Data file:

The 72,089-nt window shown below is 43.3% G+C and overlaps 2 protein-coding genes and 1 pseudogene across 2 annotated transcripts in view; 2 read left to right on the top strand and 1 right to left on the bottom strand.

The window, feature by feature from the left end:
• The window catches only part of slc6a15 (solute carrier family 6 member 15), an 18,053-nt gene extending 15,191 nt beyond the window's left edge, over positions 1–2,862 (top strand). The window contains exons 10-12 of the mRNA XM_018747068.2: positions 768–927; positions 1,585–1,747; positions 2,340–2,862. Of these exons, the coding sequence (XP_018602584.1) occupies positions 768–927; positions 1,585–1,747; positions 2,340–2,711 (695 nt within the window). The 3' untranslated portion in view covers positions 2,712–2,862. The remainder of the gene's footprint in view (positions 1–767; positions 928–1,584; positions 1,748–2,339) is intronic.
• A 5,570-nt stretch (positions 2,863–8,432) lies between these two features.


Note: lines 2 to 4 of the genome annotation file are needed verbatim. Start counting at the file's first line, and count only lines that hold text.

The window, feature by feature from the left end:
• The window catches only part of slc6a15 (solute carrier family 6 member 15), an 18,053-nt gene extending 15,191 nt beyond the window's left edge, over positions 1–2,862 (top strand). The window contains exons 10-12 of the mRNA XM_018747068.2: positions 768–927; positions 1,585–1,747; positions 2,340–2,862. Of these exons, the coding sequence (XP_018602584.1) occupies positions 768–927; positions 1,585–1,747; positions 2,340–2,711 (695 nt within the window). The 3' untranslated portion in view covers positions 2,712–2,862. The remainder of the gene's footprint in view (positions 1–767; positions 928–1,584; positions 1,748–2,339) is intronic.
• A 5,570-nt stretch (positions 2,863–8,432) lies between these two features.